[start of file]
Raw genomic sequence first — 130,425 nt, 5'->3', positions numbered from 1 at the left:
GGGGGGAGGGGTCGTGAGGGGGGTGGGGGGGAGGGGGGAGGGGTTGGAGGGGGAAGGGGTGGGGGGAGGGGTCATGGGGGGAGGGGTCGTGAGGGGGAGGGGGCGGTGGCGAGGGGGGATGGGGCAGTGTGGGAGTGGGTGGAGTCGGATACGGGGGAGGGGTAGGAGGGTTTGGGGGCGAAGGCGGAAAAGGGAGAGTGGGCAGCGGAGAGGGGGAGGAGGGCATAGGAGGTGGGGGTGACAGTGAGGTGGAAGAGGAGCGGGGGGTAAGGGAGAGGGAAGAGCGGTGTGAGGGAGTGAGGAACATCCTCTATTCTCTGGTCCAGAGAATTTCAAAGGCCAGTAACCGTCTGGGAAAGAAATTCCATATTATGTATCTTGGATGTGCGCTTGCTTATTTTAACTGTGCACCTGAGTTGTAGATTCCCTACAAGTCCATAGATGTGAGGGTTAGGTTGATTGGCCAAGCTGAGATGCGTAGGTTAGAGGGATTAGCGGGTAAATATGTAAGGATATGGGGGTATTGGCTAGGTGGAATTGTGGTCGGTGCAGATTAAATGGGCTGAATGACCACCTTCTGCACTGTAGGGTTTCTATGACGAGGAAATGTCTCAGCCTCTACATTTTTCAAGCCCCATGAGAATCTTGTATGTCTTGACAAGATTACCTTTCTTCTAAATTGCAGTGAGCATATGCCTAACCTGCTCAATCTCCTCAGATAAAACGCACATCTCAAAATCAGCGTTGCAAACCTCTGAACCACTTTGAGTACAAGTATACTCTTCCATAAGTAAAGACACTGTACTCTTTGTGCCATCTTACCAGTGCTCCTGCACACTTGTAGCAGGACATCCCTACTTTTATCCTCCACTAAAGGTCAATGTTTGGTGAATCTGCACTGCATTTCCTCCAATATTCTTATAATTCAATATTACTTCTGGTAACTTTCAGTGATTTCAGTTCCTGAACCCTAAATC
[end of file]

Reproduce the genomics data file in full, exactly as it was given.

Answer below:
Raw genomic sequence first — 130,425 nt, 5'->3', positions numbered from 1 at the left:
GGGGGGAGGGGTCGTGAGGGGGGTGGGGGGGAGGGGGGAGGGGTTGGAGGGGGAAGGGGTGGGGGGAGGGGTCATGGGGGGAGGGGTCGTGAGGGGGAGGGGGCGGTGGCGAGGGGGGATGGGGCAGTGTGGGAGTGGGTGGAGTCGGATACGGGGGAGGGGTAGGAGGGTTTGGGGGCGAAGGCGGAAAAGGGAGAGTGGGCAGCGGAGAGGGGGAGGAGGGCATAGGAGGTGGGGGTGACAGTGAGGTGGAAGAGGAGCGGGGGGTAAGGGAGAGGGAAGAGCGGTGTGAGGGAGTGAGGAACATCCTCTATTCTCTGGTCCAGAGAATTTCAAAGGCCAGTAACCGTCTGGGAAAGAAATTCCATATTATGTATCTTGGATGTGCGCTTGCTTATTTTAACTGTGCACCTGAGTTGTAGATTCCCTACAAGTCCATAGATGTGAGGGTTAGGTTGATTGGCCAAGCTGAGATGCGTAGGTTAGAGGGATTAGCGGGTAAATATGTAAGGATATGGGGGTATTGGCTAGGTGGAATTGTGGTCGGTGCAGATTAAATGGGCTGAATGACCACCTTCTGCACTGTAGGGTTTCTATGACGAGGAAATGTCTCAGCCTCTACATTTTTCAAGCCCCATGAGAATCTTGTATGTCTTGACAAGATTACCTTTCTTCTAAATTGCAGTGAGCATATGCCTAACCTGCTCAATCTCCTCAGATAAAACGCACATCTCAAAATCAGCGTTGCAAACCTCTGAACCACTTTGAGTACAAGTATACTCTTCCATAAGTAAAGACACTGTACTCTTTGTGCCATCTTACCAGTGCTCCTGCACACTTGTAGCAGGACATCCCTACTTTTATCCTCCACTAAAGGTCAATGTTTGGTGAATCTGCACTGCATTTCCTCCAATATTCTTATAATTCAATATTACTTCTGGTAACTTTCAGTGATTTCAGTTCCTGAACCCTAAATC